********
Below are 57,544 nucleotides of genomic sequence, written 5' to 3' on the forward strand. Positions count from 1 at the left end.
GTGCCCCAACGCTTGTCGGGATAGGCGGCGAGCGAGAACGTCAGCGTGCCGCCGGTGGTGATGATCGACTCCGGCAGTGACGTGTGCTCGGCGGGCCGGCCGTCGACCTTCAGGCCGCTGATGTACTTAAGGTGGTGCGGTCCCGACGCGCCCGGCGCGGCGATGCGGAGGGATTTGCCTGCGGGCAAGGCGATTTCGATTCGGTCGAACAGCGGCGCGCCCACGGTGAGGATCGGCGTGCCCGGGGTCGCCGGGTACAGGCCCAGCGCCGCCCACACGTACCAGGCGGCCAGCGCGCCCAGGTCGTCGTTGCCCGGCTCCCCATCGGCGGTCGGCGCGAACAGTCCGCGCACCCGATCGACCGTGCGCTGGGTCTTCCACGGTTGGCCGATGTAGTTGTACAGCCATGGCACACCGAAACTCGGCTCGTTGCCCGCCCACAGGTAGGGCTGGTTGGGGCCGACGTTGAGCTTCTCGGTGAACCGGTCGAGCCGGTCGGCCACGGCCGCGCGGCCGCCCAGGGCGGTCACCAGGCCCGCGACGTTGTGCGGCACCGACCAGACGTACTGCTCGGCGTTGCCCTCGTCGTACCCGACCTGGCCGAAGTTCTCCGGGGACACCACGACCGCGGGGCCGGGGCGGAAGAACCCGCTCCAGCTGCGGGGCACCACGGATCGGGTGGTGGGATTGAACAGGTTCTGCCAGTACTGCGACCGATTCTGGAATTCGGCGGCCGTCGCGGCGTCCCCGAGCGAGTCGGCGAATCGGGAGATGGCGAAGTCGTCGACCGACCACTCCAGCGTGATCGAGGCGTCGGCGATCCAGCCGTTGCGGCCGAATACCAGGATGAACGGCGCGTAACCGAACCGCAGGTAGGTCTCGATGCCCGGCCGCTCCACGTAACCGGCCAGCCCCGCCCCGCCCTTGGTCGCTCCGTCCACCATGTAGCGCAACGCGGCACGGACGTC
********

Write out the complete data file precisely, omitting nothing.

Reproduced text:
Below are 57,544 nucleotides of genomic sequence, written 5' to 3' on the forward strand. Positions count from 1 at the left end.
GTGCCCCAACGCTTGTCGGGATAGGCGGCGAGCGAGAACGTCAGCGTGCCGCCGGTGGTGATGATCGACTCCGGCAGTGACGTGTGCTCGGCGGGCCGGCCGTCGACCTTCAGGCCGCTGATGTACTTAAGGTGGTGCGGTCCCGACGCGCCCGGCGCGGCGATGCGGAGGGATTTGCCTGCGGGCAAGGCGATTTCGATTCGGTCGAACAGCGGCGCGCCCACGGTGAGGATCGGCGTGCCCGGGGTCGCCGGGTACAGGCCCAGCGCCGCCCACACGTACCAGGCGGCCAGCGCGCCCAGGTCGTCGTTGCCCGGCTCCCCATCGGCGGTCGGCGCGAACAGTCCGCGCACCCGATCGACCGTGCGCTGGGTCTTCCACGGTTGGCCGATGTAGTTGTACAGCCATGGCACACCGAAACTCGGCTCGTTGCCCGCCCACAGGTAGGGCTGGTTGGGGCCGACGTTGAGCTTCTCGGTGAACCGGTCGAGCCGGTCGGCCACGGCCGCGCGGCCGCCCAGGGCGGTCACCAGGCCCGCGACGTTGTGCGGCACCGACCAGACGTACTGCTCGGCGTTGCCCTCGTCGTACCCGACCTGGCCGAAGTTCTCCGGGGACACCACGACCGCGGGGCCGGGGCGGAAGAACCCGCTCCAGCTGCGGGGCACCACGGATCGGGTGGTGGGATTGAACAGGTTCTGCCAGTACTGCGACCGATTCTGGAATTCGGCGGCCGTCGCGGCGTCCCCGAGCGAGTCGGCGAATCGGGAGATGGCGAAGTCGTCGACCGACCACTCCAGCGTGATCGAGGCGTCGGCGATCCAGCCGTTGCGGCCGAATACCAGGATGAACGGCGCGTAACCGAACCGCAGGTAGGTCTCGATGCCCGGCCGCTCCACGTAACCGGCCAGCCCCGCCCCGCCCTTGGTCGCTCCGTCCACCATGTAGCGCAACGCGGCACGGACGTC